-- As foreign investors lost interest in U.S. markets, the dollar tumbled. Since the beginning of 2007, the greenback has fallen 17 percent against the euro, the currency of 15 European nations, and 13 percent against the Japanese yen.
I've heard several times that the weaker dollar is increasing the exporting of US goods, basically fixing this problem naturally as more countries can afford US goods more and more. I'm no economist though but it sounds like natural market forces may balance it out naturally, at least to some extent.

Personally though, i don't carry any credit card debt. student loans though...
 

sandorski

No Lifer
Oct 10, 1999
68,206
3,256
126
Originally posted by: Duwelon
Originally posted by: Craig234
In short, yes, i think that's the case. It was one thing when 5% of the world (the US) overconsumed, and something else when multiples of that do. They've always said the US lifestyle is not something that can be sustained by the planet if more people do it. On the other hand, the US is about to reduce its consumption in coming years because of our overconsumption's problems with debt. link to newspaper story

It's a global shift that some are calling the Great Reckoning.

For a generation, economists warned that Americans were living too large. With wallets crammed with credit cards and home-equity loans available to any homeowner who could sign his or her name, consumers went on a debt-fueled buying binge. Living rooms bulged with the latest in snazzy electronics and garages filled with shiny new cars and trucks. Restaurants were fully booked, and airlines whisked happy passengers to dream vacations around the world.

Now, that shop-till-you-drop, I-want-it-all-and-I-want-it-now era may be coming to an end. It couldn't last because it was built on a mountain of money borrowed from overseas.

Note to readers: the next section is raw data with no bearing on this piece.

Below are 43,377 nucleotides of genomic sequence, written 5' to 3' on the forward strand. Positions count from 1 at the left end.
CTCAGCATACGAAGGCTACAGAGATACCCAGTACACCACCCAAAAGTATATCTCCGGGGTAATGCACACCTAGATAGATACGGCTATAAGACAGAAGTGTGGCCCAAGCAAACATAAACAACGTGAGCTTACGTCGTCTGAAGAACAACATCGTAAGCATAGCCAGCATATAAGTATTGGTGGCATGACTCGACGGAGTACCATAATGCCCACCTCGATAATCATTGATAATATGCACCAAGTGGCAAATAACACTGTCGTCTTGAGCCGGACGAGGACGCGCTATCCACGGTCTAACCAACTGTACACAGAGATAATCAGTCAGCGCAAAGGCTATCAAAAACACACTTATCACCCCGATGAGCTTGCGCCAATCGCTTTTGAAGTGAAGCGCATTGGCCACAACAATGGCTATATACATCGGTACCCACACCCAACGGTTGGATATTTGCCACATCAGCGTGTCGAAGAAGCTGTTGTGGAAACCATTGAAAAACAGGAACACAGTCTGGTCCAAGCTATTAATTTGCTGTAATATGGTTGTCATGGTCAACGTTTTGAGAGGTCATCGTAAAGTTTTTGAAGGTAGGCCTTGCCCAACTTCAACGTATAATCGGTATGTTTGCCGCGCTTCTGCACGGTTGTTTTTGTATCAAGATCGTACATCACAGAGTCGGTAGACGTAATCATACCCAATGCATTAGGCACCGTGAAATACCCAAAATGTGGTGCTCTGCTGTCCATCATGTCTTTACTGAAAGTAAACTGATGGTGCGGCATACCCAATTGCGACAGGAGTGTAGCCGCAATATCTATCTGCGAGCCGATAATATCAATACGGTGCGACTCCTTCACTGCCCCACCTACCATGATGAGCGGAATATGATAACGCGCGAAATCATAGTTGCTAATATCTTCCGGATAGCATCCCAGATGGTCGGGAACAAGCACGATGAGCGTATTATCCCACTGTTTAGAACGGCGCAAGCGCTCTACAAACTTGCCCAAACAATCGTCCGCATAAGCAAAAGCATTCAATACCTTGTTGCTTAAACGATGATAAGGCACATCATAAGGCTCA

Year after year, the United States bought more from the rest of the world than it sold as foreign nations cranked out shipload after shipload of goods destined for American consumers. By 2006, the U.S. international deficit in trade and related payments exceeded $800 billion, about 7 percent of the entire economy.

It was only thanks to the kindness of strangers that such a drain of dollars was able to continue. Every year, overseas investors poured hundreds of billions of dollars into U.S. stocks, bonds, real estate and other assets, largely offsetting our taste for imported goods...

The United States is now in the early stages of a prolonged period of belt tightening, a contraction not seen in decades...

-- The U.S. housing bubble - especially the shaky subprime mortgage market - was inflated not only by U.S. lenders, but by foreign ones too. As mortgages were repackaged in the form of exotic securities, banks and investment funds in Europe and elsewhere snapped them up. When the market crumbled, those investors were left with hundreds of billions of dollars in losses.

Not surprisingly, many foreign investors lost their taste for U.S. securities. When the Federal Reserve pushed down interest rates in response to the housing crisis, overseas investors had another reason to yank their money and put it to work in markets where returns were higher. In the second half of 2007, foreign investment flows into the United States fell to about $623 billion, about half what they were in the first six months of the year, according to the U.S. Commerce Department.

-- As foreign investors lost interest in U.S. markets, the dollar tumbled. Since the beginning of 2007, the greenback has fallen 17 percent against the euro, the currency of 15 European nations, and 13 percent against the Japanese yen.
I've heard several times that the weaker dollar is increasing the exporting of US goods, basically fixing this problem naturally as more countries can afford US goods more and more. I'm no economist though but it sounds like natural market forces may balance it out naturally, at least to some extent.

Personally though, i don't carry any credit card debt. student loans though...
US Exports are Increasing, but not enough to "Fix" anything.
 

Genx87

Lifer
Apr 8, 2002
41,086
493
126
Is the Earth going to die and disappear from our consumption? No.
Will we destroy ourselves? Possible